- reviewed the experience, training and competencies held by the train crew
- conducted analysis of possible contributors to the parting, including a review of the wagon inspection results and maintenance history
- analysed the practical actions required, including actioning applicable rules and procedures when train crews respond to a loss of brake pipe air event
- reviewed the tasks conducted post-occurrence to recover the lost wagon.
From the investigation, the ATSB determined:
- The coupler locking block and knuckle on the leading end of wagon ABSY2792Y were worn, which very likely resulted in 4 rear wagons parting, and train 3PG1 subsequently loosing brake pipe pressure.
- The crew did not identify that the end of train marker was not present on the last coupled wagon or otherwise identify that the 4 rear wagons had parted. Instead, during an inspection of the train, the driver assistant closed an open brake pipe air tap on the back of the last coupled wagon, which allowed all the wagon brakes to release. Consequently, the train resumed the journey incomplete.
- The 4 parted wagons were left occupying the track section when the protection on the section of track (Kaleentha to Darnick) was removed. The crew of 3PG1 cancelled the existing train order without conducting a further inspection.
- The driver assistant was not experienced in the role they were undertaking. This, combined with having only partially completed the relevant driver qualification, contributed to them not recognising the potential reasons for an open air tap on the back of the last wagon, which included the risk that the train had parted. This likely compromised the crew's understanding of the occurrence and led them to incorrectly attribute the problem to a known cause.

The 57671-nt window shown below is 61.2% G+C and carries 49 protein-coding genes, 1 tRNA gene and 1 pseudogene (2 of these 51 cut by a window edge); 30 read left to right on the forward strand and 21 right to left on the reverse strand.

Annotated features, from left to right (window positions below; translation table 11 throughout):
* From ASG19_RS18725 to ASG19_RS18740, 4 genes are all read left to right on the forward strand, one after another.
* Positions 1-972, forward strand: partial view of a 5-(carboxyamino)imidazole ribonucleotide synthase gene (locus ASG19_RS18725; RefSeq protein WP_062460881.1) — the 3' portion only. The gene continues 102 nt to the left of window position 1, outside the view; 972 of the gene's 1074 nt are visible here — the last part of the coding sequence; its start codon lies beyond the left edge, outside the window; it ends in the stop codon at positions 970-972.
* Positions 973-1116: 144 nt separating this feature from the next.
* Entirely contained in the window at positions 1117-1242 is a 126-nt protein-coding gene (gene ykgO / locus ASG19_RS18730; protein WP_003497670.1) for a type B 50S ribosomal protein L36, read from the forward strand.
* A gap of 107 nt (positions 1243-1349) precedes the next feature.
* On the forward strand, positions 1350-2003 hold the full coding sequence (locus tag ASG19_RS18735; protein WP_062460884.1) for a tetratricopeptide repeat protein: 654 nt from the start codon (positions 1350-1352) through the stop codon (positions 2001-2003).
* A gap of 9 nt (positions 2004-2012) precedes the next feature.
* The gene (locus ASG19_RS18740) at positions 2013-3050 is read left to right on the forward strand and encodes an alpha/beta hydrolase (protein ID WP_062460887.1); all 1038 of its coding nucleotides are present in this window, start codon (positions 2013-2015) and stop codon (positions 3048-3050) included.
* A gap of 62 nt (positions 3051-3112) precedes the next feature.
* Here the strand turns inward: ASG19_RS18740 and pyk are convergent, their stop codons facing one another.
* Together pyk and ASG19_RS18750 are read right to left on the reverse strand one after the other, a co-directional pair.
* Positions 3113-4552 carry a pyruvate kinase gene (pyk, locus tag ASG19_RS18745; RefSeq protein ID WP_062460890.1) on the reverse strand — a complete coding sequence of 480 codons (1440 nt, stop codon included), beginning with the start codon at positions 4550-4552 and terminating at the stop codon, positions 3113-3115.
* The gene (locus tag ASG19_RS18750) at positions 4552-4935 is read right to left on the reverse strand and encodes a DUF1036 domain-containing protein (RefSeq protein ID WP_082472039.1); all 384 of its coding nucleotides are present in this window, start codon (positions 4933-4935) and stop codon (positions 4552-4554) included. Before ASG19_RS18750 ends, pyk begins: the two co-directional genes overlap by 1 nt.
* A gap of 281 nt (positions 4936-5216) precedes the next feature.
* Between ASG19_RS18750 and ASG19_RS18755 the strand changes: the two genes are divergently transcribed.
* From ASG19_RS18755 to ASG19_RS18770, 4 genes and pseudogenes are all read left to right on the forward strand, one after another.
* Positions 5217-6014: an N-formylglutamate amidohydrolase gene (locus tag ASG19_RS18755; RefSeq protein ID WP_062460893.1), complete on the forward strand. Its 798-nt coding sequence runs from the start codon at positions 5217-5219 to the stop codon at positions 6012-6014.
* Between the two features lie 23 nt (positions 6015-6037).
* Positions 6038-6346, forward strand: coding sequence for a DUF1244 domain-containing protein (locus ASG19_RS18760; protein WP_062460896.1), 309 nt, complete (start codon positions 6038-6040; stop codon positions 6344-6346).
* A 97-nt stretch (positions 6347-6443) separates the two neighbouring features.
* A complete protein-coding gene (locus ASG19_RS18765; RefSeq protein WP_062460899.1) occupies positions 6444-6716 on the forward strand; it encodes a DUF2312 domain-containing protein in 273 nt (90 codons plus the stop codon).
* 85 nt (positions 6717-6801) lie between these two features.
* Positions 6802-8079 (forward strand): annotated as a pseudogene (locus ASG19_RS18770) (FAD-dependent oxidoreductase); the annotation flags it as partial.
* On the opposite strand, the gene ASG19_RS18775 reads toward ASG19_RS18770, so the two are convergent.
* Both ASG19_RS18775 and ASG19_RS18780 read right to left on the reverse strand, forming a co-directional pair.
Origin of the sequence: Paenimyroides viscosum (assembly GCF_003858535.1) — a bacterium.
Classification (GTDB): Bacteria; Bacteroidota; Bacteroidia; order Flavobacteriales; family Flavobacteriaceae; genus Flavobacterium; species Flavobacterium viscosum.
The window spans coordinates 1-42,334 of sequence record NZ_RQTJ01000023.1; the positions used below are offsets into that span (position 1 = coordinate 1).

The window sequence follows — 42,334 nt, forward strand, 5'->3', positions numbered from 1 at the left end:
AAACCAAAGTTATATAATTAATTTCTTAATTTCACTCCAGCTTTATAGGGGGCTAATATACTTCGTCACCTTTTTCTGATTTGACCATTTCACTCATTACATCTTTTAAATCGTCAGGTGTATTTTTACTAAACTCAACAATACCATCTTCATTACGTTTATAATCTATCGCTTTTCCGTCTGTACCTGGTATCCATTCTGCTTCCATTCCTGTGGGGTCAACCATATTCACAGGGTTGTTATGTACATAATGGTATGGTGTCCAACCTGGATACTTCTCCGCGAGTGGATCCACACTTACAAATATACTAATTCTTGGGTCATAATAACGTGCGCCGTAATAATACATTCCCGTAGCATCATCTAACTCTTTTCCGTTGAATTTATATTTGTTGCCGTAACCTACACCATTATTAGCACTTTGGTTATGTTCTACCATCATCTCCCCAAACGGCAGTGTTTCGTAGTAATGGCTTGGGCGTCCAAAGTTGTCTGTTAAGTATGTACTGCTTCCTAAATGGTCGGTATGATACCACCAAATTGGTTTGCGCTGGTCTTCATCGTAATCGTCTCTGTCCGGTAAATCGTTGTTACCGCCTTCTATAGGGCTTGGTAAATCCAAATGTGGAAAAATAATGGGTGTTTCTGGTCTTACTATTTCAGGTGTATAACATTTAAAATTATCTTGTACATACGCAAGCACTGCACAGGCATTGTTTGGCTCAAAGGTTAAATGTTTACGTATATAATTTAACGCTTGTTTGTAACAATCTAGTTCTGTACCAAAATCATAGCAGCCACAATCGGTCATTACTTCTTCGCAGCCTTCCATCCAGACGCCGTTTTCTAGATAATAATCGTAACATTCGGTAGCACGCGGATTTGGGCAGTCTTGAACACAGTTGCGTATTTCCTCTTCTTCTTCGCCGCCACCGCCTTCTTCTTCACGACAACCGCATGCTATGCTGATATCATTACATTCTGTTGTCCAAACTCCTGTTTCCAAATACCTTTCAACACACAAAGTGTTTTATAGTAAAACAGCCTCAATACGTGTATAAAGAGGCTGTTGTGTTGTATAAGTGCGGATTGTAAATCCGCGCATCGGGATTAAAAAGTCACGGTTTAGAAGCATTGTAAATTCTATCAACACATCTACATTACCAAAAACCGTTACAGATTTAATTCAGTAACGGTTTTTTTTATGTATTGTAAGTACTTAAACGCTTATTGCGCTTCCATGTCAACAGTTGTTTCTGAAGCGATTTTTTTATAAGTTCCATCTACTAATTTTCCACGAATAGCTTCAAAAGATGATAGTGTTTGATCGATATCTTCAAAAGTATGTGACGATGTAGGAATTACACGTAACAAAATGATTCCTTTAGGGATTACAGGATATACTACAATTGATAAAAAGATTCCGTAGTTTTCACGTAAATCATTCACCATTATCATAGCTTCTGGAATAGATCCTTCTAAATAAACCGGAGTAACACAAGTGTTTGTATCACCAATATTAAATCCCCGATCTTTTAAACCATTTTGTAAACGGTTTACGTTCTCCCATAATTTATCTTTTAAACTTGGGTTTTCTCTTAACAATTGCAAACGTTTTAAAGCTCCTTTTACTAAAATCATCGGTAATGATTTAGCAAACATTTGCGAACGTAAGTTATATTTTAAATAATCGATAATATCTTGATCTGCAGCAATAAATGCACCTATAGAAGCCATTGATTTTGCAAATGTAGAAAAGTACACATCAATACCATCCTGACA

- The lock blocks on three couplers, including the coupler that initiated the parting, were not replaced at previous 'B' inspections. However, the replacement was a requirement in SCT Logistics’ maintenance provider’s (Gemco Rail) procedures. Subsequently, the component was in use past its intended service life when the parting occurred.
Reasons for the discontinuation
The ATSB gives priority to transport safety investigations that have the potential to deliver the greatest public benefit through systemic improvements to transport safety.
Given the ATSB’s constrained resources, the ATSB considered it was unlikely that further investigation would identify systemic safety issues or identify opportunities for the enhancement of transport safety. Consequently, the ATSB has discontinued this investigation.
The ATSB has briefed SCT Logistics and Momentum Rail about its observations and potential learnings. However, it considered that broader communication of this information would not be of significant benefit to other parties.
The evidence collected during this investigation remains available to be used in future investigations or safety studies. The ATSB will also monitor for any similar occurrences that may indicate a need to undertake a further safety investigation.